Social Workers Registration Bill passes Second Reading
The Social Workers Registration Legislation Bill passes Second Reading
The Social Work Alliance is delighted that the Social Workers Registration Legislation Bill passed Second Reading in Parliament last night.
It was very affirming to watch Minister Sepuloni speaking last night. The Minister and her colleagues have inspired real sense of achievement for the future of the social work profession. The Alliance appreciated the universal acknowledgment of the great and challenging work that social workers do in our communities.
The Committee of the Whole of House will debate the Supplementary Order Paper (SOP) tonight. The SOP proposes significant changes to the Bill and most importantly introduces a form of registration based on scopes of practice.
The Social Work Alliance made up of representatives from, professional associations, the statutory regulator, employers, educators and the union, were united in their in opposition to the requirement that only social workers in positions described using the words “social worker” would be required to register. The Alliance estimated that approximately half of the social work workforce would not be required to register if this position was maintained. The Alliance was clear that social work should be defined by what social workers do, rather than what they are called by their employers.
This clearly would not achieve the aim of the Bill which was to “increase the professionalism of the social work profession and ensure the public is protected from harm”. Social workers who are not registered would not be able to be held to account for their practice by the Social Workers Registration Board.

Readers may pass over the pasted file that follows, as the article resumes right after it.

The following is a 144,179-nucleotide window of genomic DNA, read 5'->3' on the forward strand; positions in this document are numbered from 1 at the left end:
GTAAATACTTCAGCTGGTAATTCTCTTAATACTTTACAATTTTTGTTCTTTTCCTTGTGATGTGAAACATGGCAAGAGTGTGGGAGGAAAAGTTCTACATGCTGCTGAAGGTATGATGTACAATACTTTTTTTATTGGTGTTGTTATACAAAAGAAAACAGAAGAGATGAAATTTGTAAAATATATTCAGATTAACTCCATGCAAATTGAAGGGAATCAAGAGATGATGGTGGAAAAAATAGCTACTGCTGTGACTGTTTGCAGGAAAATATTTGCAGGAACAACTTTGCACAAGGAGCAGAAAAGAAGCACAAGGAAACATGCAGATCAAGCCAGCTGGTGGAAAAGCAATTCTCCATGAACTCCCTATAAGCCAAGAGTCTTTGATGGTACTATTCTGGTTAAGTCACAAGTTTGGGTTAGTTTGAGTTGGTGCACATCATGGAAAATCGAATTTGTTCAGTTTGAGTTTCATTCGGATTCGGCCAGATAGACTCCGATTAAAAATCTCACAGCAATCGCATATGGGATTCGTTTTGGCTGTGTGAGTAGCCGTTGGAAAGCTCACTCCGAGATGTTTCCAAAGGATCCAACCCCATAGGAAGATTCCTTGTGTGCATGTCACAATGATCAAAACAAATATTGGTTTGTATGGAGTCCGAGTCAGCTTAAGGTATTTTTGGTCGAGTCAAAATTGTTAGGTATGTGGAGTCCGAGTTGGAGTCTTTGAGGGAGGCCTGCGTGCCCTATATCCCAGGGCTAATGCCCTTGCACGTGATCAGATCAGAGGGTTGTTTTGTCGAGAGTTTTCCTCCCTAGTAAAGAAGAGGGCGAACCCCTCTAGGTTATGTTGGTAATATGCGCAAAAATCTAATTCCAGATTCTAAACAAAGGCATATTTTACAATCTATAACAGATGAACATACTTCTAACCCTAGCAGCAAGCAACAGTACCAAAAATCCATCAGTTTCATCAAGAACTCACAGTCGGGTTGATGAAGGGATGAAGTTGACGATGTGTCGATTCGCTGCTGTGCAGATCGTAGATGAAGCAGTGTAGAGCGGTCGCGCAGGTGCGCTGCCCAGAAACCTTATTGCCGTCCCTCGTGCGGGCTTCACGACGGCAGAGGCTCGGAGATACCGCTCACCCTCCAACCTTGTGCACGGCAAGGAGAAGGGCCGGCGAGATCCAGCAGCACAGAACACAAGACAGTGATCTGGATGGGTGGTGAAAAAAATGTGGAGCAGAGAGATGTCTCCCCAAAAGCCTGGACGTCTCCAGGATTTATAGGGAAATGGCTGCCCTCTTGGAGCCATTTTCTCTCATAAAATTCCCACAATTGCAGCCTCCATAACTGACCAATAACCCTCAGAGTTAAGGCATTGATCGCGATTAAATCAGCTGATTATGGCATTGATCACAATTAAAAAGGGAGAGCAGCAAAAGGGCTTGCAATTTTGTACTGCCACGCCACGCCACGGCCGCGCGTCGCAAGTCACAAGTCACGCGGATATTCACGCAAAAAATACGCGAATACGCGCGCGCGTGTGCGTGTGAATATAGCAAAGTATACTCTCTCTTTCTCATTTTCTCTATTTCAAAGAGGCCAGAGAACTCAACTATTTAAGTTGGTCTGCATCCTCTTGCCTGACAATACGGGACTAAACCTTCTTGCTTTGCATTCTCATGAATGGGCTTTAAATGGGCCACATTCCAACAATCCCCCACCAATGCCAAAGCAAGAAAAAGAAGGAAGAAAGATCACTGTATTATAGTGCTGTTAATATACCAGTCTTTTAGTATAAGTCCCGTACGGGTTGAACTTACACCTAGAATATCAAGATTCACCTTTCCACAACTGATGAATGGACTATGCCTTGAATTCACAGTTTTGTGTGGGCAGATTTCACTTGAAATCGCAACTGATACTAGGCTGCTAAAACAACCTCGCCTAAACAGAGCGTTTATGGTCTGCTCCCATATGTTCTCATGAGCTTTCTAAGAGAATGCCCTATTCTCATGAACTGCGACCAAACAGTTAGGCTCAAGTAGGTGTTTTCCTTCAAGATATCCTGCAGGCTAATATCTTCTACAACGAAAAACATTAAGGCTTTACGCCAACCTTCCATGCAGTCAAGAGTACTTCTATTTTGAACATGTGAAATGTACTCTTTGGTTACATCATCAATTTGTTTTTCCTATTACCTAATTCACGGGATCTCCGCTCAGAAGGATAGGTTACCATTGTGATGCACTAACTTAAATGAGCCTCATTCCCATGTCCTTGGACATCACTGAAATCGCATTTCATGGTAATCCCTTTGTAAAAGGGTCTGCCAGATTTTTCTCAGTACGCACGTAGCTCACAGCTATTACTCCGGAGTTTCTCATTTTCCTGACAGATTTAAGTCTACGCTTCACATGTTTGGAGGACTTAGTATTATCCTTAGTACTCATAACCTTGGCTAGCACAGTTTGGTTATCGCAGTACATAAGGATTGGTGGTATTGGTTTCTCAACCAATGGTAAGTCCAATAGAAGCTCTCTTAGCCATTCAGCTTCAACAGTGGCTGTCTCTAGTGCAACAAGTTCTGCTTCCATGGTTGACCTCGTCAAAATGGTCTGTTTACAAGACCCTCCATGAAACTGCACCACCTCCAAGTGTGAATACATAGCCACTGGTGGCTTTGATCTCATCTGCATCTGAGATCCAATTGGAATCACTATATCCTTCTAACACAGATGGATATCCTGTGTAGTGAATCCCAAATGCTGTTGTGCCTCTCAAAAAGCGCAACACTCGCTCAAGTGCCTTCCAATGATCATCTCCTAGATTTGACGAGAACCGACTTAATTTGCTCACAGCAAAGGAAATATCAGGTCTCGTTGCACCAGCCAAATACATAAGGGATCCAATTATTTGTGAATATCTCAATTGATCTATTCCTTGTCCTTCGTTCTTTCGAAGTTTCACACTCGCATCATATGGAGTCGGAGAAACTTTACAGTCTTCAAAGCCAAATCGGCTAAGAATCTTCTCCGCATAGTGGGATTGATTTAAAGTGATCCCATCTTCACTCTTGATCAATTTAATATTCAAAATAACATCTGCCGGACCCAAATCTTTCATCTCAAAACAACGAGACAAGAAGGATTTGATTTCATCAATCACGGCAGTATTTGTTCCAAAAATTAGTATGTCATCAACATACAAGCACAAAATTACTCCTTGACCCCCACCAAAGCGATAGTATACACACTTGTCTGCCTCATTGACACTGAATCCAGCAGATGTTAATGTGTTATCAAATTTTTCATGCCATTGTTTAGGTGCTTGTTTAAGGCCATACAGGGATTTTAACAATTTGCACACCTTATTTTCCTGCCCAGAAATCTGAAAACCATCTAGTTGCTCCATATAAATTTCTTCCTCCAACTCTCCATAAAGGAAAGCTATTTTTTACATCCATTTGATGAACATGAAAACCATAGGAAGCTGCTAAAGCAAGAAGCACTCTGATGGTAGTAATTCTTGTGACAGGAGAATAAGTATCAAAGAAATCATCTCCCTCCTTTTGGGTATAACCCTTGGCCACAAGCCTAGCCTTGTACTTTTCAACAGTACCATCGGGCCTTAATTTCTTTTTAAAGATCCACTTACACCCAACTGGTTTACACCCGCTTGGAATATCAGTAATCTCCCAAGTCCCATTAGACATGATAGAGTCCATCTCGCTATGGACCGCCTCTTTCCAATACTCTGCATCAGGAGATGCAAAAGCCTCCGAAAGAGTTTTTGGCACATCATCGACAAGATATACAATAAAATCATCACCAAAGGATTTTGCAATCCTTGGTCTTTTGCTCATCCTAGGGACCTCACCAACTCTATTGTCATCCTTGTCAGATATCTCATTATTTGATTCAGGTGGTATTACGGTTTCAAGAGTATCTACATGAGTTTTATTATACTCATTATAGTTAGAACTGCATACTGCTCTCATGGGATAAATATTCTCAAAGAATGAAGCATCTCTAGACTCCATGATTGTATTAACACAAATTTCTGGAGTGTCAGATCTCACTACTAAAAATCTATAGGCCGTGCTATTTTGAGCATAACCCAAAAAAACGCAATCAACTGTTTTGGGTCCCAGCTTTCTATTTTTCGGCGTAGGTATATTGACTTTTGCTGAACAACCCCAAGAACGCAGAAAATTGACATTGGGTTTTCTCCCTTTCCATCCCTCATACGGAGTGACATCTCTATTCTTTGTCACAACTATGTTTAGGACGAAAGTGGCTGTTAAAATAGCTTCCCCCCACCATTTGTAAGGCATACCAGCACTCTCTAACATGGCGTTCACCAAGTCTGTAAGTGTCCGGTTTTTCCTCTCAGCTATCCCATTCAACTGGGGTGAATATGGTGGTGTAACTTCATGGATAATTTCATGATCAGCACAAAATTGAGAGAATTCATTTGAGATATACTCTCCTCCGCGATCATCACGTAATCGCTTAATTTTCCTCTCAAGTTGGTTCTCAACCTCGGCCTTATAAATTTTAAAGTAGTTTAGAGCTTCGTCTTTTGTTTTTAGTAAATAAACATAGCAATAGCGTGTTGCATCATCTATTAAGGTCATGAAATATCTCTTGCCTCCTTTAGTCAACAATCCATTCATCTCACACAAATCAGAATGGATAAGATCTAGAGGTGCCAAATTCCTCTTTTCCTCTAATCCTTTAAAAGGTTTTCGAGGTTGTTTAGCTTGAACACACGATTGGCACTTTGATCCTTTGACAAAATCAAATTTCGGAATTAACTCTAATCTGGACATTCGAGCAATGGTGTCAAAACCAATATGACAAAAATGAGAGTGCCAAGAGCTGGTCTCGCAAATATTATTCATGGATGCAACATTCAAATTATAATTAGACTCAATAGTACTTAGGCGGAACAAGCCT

The Alliance developed a positive relationship with officials from both the Ministers Office and Ministry of Social Development to negotiate changes to the Bill. The outcome of these negotiations is the SOP that is being debated today. The Alliance fully endorses the SOP which includes protection of the title of social worker and registration to practice within a scope of practice.
The scope of practice approach to mandatory registration of social workers makes it clear for all stakeholders, practitioners, employers, people using services and the general public, about who is and is not entitled to practice as a social worker. This means that New Zealanders can be assured that practicing social workers, regardless of their title will be qualified, competent and accountable for their practice.
The Alliance looks forward to the SOP being incorporated into the Social Workers Registration Legislation Bill and passing into law. The profession of social work will finally have the recognition and status it fully deserves.
The journey for social work registration commenced in 1964 when the New Zealand Association of Social Workers was established. The first milestone to achieving this was voluntary registration of Social Workers provided by the Social Workers Registration Act 2003. With over 7,000 social workers already registered it is clear that the profession recognises the value and benefits of registration in a voluntary regime. The Alliance now looks forward to the final stage, the SOP being adopted and the Social Workers Registration Legislation Bill passing Third Reading. This will be a momentous occasion for the profession and those who use social work services.